Fujitsu Laboratories Limited, National Institute of Information and Communications Technology (NICT) and The Japanese Kyushu University jointly broke a world cryptography record with the successful cryptanalysis of a 278-digit (923-bit)-long pairing-based cryptography, which is now becoming the next generation cryptography standard.
Pairing-based cryptography is a next-generation cryptography (proposed in 2001) based on a map called pairing, which offers many useful functionalities that could not be achieved by previous public-key cryptography. The security of pairing-based cryptography is based on the intractability of discrete logarithm problem (DLP). DLP is a problem to compute d such that a = gd for given g and a.
Until now, cryptanalysis of pairing-based cryptography of this length was thought impossible as it was estimated to take several hundred thousand years to break. Indeed, despite numerous efforts to use and spread this cryptography at the development stage, it wasn't until this new way of approaching the problem was applied. The researchers proved that pairing-based cryptography of this length was fragile and could actually be broken in 148.2 days.
The result is used as the basis of selecting secure encryption technology and canbe proved useful in the standardization of next-generation cryptography in electronic government systems in Japan and international standardization organizations.
"Pairing-based" cryptography systems can be used for various useful applications such as "Identity-based encryption", "keyword searchable encryption", and "functional encryption", which were impossible using previous public key cryptography.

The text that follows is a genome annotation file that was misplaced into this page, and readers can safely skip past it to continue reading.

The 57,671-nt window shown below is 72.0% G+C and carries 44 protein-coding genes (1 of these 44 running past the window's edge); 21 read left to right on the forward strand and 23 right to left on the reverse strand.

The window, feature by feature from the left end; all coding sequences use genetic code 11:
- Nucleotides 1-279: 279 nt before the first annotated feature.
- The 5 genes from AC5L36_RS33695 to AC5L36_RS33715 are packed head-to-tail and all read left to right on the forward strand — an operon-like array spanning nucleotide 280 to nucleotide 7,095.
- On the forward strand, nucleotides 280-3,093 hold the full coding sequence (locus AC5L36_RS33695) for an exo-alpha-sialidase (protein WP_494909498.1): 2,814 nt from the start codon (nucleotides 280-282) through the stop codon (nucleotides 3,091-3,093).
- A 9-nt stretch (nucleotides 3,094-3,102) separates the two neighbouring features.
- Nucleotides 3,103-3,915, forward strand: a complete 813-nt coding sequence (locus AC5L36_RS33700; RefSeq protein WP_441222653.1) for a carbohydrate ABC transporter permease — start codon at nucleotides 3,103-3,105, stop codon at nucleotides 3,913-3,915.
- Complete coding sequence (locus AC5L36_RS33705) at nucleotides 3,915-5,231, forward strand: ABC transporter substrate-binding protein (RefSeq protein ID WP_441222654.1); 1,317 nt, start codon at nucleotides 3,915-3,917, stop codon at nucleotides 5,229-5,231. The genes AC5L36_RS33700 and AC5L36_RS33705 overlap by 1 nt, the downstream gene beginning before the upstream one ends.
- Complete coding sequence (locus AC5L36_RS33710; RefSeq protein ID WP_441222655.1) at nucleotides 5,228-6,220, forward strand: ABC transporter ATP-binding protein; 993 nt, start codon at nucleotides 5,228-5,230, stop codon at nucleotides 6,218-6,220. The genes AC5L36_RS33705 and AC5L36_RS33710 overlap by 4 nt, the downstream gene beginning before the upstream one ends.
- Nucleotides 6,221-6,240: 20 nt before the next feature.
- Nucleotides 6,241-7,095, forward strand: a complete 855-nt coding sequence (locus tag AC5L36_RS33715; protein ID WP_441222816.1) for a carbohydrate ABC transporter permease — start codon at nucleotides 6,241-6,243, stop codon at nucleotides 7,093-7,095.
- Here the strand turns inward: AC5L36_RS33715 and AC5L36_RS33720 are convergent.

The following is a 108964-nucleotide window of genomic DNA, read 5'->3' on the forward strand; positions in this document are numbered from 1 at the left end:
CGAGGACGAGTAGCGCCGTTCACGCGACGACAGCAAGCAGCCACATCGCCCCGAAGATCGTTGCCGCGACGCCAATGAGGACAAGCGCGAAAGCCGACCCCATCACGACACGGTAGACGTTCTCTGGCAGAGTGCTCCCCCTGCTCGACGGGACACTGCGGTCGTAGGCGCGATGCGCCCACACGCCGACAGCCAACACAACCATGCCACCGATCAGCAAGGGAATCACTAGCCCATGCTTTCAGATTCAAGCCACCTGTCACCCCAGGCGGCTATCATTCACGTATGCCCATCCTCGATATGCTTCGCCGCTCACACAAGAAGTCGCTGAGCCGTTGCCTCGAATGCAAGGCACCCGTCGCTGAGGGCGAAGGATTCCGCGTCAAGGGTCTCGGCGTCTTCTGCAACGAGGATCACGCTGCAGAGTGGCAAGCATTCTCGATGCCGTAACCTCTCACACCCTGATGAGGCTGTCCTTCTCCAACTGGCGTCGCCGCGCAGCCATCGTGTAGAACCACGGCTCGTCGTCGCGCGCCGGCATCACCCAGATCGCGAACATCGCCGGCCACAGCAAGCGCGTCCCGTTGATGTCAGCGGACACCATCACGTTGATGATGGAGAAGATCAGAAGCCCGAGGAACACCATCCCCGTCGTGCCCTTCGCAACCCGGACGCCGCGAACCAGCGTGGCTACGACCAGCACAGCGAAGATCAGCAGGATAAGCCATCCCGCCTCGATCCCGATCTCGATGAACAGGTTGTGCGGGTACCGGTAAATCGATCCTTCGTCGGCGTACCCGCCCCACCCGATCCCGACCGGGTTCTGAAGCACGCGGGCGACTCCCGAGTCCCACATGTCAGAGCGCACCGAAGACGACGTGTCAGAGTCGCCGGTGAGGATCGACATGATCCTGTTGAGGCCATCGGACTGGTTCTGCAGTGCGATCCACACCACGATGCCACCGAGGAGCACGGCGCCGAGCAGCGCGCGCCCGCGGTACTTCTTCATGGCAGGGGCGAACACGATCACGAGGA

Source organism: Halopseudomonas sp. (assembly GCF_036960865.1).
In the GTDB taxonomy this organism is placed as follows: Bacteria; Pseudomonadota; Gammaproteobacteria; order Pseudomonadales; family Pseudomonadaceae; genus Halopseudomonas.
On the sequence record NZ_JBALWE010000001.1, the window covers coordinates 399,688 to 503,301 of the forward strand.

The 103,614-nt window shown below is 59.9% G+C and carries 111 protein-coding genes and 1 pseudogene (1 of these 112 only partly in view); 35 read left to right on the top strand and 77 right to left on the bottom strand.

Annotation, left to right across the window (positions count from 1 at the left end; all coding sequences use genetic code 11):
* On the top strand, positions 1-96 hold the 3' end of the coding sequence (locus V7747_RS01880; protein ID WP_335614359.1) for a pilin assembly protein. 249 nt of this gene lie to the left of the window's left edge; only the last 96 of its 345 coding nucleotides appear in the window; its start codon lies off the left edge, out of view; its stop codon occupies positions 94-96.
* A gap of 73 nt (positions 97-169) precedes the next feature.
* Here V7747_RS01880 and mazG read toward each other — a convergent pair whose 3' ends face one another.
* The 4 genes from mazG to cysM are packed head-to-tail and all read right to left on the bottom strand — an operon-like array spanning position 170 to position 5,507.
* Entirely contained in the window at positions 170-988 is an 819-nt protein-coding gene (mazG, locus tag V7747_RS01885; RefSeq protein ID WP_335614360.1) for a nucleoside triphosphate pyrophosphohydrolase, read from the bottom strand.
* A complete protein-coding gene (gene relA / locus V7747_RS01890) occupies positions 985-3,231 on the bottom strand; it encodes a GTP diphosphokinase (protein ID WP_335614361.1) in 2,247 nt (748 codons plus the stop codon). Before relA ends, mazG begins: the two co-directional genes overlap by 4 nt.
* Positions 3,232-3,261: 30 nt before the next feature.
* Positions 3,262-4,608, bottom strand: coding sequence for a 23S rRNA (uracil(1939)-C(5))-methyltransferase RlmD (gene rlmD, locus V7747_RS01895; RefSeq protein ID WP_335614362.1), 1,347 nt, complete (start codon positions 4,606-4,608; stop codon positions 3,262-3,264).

As for a security evaluation of cryptographies, the researchers succeeded with the cryptanalysis of the pairing-based cryptography of 278 digits (923 bits) by using 21 personal computers (252 cores) in 148.2 days. The cryptanalysis is the equivalent to spoofing the authority of the information system administrator. As a result, for the first time in the world it was proved that the cryptography of the parameter was vulnerable and could be broken in a realistic amount of time.
This was an extremely challenging problem as it required several hundred times computational power compared with the previous world record of 204 digits (676 bits). The researchers overcome this problem by making good use of various new technologies such as a technique optimizing parameter setting that uses computer algebra, a two dimensional search algorithm extended from the linear search, and by using efficient programing techniques to calculate a solution of an equation from a huge number of data, as well as the parallel programming technology that maximizes computer power.
"This result is not just a new world record of cryptanalysis, it also means the acquisition of valuable data that forms a technical foundation on which to estimate selection of secure encryption technology or the appropriate timing to exchange a key length," Fujitsu said. "We will continue to move forward on research that pushes the boundary of the secure use of cryptography."